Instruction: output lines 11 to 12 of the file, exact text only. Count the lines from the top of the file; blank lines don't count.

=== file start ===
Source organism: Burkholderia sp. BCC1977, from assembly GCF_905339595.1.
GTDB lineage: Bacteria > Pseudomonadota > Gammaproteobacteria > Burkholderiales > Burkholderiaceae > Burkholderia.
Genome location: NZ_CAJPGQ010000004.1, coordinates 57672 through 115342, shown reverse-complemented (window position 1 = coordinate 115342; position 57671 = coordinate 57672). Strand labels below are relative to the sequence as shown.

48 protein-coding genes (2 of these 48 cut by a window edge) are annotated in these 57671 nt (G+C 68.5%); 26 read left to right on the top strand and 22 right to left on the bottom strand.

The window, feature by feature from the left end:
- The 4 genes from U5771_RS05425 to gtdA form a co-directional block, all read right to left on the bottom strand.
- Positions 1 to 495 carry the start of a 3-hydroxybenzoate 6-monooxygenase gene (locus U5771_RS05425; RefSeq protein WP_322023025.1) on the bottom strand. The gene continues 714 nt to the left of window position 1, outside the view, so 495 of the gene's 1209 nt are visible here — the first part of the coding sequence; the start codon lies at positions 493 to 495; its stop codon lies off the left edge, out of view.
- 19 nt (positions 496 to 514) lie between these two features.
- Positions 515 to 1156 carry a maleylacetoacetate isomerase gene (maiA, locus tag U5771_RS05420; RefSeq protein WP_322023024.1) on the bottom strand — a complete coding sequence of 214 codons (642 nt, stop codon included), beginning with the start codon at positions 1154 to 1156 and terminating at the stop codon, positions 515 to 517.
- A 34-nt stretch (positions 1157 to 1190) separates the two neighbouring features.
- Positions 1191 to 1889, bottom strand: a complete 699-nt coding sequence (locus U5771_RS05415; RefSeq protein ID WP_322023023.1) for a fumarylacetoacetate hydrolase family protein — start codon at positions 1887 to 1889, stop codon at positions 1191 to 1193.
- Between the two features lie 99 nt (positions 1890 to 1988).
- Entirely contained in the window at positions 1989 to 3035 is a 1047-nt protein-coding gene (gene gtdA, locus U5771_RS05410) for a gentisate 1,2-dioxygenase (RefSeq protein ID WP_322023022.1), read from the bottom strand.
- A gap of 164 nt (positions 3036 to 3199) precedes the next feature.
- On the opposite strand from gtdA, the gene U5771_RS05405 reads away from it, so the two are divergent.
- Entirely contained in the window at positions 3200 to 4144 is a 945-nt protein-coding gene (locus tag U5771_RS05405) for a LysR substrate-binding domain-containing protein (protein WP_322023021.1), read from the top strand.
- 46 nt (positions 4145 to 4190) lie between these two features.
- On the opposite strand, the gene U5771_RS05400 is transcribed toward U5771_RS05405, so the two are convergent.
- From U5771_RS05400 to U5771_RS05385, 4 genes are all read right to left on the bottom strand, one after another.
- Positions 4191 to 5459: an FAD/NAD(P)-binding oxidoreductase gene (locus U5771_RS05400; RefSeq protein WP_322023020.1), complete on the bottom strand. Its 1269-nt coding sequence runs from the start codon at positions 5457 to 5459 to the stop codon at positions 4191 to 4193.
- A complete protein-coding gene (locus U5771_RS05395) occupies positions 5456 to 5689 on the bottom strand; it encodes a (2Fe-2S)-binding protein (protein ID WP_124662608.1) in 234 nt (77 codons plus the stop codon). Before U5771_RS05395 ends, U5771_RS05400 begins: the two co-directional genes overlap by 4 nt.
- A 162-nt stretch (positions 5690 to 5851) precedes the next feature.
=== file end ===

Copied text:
- Positions 1191 to 1889, bottom strand: a complete 699-nt coding sequence (locus U5771_RS05415; RefSeq protein ID WP_322023023.1) for a fumarylacetoacetate hydrolase family protein — start codon at positions 1887 to 1889, stop codon at positions 1191 to 1193.
- Between the two features lie 99 nt (positions 1890 to 1988).